Cliff Notes is a series of post based on finding biblical truth in books.
Sebastian Junger went to the front lines with our troops to portray as best he could what it’s like on the front lines. This book primarily takes place in the Korangal Valley in Afghanistan. It’s not Christian-based but it’s a fantastic read and you can still apply many parts of it to the spiritual battles we face.
There are different kinds of strength, and containing fear may be the most profound, the one without which armies couldn’t function and wars couldn’t be fought (God forbid). There are big, tough guys in the Army who are cowards and small, feral-looking dudes, like Monroe, who will methodically take apart a SAW while rounds are slapping the rocks all around them. The more literal forms of strength, like carrying 160 pounds up a mountain, depend more obviously on the size of your muscles, but muscles only do what you tell them, so it still keeps coming back to the human spirit.
Paul tells us in Timothy 4 that physical training is good, but it’s only going to get us so far. We need to train ourselves for godliness. Junger put it well, “…muscles only do what you tell them, so it still keeps coming back to the human spirit.” You can look like a freak of nature with your shirt off, but if you haven’t trained your heart and mind spiritually, that physical strength won’t fill the void.
Wars are fought with very heavy machinery that works best on top of the biggest hill in the area and used against men who are lower down. That, in a nutshell, is military tactics, and it means that an enormous amount of war-fighting simply consists of carrying heavy loads uphill.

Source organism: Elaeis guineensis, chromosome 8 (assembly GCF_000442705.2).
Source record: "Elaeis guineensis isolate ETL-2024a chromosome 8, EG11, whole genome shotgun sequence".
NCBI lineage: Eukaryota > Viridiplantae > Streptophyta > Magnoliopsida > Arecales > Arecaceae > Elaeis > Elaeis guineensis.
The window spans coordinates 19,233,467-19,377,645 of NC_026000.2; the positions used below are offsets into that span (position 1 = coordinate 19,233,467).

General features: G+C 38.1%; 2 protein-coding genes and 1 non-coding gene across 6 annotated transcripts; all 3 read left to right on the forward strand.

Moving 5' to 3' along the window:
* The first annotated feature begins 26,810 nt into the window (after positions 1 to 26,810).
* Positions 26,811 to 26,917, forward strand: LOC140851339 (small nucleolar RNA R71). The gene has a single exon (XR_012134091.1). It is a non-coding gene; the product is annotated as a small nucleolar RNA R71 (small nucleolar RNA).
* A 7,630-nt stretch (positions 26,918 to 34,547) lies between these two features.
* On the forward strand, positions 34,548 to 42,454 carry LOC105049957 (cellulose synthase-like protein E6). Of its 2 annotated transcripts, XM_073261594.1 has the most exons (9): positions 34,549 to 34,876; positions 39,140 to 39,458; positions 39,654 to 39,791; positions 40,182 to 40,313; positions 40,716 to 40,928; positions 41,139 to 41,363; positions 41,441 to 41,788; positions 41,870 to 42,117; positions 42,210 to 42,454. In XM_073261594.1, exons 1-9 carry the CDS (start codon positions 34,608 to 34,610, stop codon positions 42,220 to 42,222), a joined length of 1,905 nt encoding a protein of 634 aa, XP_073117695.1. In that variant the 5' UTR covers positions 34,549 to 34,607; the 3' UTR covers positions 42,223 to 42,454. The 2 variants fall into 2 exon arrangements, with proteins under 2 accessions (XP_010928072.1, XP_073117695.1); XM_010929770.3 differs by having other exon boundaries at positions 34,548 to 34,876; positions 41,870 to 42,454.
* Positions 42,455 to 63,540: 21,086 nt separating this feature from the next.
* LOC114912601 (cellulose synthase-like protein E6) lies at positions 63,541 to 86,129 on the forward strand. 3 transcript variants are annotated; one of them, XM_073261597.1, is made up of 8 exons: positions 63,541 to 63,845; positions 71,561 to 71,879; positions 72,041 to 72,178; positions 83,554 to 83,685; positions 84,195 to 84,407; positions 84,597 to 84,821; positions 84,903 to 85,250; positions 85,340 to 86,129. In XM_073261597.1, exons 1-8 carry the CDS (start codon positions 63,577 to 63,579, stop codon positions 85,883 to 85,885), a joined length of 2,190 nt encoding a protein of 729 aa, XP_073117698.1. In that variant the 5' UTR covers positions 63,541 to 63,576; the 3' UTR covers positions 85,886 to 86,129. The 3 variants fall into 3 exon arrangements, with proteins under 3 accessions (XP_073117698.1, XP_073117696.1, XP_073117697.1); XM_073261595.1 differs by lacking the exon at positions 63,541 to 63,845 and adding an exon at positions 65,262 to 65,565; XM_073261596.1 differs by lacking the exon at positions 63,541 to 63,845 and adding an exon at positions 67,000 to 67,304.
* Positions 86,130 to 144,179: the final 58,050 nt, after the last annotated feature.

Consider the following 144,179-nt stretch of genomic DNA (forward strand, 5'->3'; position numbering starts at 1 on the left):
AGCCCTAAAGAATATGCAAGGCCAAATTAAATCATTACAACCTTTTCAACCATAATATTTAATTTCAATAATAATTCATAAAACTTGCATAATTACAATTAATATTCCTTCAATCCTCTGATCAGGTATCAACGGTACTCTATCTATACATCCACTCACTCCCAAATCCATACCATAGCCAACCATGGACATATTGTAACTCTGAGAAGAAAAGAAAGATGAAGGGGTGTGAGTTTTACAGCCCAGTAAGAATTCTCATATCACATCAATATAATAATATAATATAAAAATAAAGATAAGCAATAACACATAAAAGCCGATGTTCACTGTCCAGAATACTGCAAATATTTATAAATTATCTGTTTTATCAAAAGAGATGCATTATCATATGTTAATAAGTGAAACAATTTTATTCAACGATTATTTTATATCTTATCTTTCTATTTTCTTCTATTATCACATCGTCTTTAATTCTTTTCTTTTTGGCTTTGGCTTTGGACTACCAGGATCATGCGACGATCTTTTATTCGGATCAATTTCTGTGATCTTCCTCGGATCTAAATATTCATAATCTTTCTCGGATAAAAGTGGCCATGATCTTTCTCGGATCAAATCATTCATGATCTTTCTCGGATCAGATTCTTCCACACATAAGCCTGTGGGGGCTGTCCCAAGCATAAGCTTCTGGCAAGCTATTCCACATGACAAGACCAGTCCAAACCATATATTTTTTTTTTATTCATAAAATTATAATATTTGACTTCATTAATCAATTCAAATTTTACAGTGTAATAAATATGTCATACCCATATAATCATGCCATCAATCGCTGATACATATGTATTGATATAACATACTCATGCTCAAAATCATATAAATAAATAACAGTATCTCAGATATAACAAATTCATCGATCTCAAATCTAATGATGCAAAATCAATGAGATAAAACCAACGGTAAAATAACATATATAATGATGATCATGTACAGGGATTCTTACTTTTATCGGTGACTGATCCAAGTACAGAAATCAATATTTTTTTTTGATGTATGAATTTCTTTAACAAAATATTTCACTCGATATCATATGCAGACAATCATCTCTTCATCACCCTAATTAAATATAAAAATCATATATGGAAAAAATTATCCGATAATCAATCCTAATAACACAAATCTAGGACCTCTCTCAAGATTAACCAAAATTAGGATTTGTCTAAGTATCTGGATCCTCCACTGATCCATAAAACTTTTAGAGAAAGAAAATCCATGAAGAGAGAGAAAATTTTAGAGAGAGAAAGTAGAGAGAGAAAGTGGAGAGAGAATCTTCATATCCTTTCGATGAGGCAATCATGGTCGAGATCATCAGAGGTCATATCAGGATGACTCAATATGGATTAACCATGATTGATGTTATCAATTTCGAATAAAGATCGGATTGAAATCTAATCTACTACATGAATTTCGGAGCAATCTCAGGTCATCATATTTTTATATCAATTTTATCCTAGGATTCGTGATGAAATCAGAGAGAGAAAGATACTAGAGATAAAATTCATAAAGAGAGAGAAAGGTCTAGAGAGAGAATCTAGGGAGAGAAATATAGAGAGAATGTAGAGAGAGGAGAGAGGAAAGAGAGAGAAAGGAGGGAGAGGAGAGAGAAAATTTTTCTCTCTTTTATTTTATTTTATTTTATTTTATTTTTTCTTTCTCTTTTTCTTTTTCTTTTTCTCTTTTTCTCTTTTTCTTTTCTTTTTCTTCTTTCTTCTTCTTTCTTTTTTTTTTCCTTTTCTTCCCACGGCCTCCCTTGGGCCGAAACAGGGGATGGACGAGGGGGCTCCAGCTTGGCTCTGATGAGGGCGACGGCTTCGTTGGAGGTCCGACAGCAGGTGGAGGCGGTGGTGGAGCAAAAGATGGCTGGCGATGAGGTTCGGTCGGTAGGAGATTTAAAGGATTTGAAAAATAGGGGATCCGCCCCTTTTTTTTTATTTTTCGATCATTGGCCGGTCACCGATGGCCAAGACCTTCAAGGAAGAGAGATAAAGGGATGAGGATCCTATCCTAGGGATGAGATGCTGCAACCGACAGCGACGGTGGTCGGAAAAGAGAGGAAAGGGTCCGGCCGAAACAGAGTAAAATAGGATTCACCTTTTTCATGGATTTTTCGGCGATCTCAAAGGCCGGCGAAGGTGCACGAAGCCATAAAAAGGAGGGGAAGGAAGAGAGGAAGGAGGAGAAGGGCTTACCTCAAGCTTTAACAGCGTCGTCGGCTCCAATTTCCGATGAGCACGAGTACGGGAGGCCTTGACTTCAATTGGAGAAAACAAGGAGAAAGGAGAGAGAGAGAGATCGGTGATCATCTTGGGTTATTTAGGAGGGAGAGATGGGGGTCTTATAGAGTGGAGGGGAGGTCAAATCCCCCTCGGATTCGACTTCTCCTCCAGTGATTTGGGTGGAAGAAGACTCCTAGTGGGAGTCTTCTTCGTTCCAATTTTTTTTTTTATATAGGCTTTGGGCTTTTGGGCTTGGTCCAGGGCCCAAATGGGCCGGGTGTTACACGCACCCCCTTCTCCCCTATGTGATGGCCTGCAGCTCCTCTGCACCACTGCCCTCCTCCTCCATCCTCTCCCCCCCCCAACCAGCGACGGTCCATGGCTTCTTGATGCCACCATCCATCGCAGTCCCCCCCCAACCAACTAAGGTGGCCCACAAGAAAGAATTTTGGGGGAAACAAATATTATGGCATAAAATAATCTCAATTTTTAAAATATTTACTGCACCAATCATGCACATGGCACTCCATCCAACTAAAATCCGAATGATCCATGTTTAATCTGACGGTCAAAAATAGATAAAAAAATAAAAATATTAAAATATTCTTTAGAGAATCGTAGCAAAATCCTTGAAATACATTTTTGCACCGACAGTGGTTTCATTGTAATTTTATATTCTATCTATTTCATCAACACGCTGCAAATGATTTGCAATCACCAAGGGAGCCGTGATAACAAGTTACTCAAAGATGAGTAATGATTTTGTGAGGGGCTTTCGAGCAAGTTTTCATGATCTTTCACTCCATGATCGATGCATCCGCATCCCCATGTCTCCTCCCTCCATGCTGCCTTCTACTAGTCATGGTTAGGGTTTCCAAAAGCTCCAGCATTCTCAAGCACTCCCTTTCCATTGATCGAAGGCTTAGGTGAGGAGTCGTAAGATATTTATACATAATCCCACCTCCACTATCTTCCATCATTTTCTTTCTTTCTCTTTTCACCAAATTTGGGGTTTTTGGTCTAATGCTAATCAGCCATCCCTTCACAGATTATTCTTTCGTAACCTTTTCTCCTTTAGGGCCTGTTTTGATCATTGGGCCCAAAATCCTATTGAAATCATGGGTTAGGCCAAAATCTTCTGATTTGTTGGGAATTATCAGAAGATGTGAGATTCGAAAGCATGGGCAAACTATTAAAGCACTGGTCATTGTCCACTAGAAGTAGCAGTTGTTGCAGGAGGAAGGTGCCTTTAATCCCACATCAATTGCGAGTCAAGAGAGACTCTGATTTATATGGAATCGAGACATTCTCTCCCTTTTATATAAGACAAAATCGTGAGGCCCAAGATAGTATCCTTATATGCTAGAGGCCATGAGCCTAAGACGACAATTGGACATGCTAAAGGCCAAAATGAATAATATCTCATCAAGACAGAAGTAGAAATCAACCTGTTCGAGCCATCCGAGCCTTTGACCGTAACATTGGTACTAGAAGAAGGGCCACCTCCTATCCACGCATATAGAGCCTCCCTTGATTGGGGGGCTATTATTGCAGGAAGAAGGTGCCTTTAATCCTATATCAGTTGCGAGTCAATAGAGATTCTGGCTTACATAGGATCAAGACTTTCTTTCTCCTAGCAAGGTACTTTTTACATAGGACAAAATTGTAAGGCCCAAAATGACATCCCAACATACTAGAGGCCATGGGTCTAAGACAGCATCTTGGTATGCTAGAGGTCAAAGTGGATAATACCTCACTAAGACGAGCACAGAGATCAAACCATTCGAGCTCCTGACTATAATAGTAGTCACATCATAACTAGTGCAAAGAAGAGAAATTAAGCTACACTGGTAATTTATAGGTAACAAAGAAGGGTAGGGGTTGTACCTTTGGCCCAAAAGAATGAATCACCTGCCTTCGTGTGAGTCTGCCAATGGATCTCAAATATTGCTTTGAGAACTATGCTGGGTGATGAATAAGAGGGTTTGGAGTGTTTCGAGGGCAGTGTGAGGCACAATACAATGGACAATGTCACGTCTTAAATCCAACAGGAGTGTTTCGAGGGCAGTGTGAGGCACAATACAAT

I’ve been at points when I see guys who are on absolute fire for Christ and I can tell just by being around them that they are a strong spiritual warrior. We see guys like that and think, “Dang I want to have that same fire. That strength.” Well, you can, but you have to be willing to carry those heavy loads up the hill to put yourself in position fight battles with that kind of strength.
What does the uphill trek look like for you? For many of you, it’s time to allow God to break you down so he can be the sole focus of your life. That might mean dropping a hobby to free up time for spiritual training. It also might be recognizing sin in your life and repenting. That uphill climb is different for all of us and for some, it’s going to look much steeper and the load is going to be heavier.
However steep the climb and however heavy the load, I can tell you this:
It’s worth it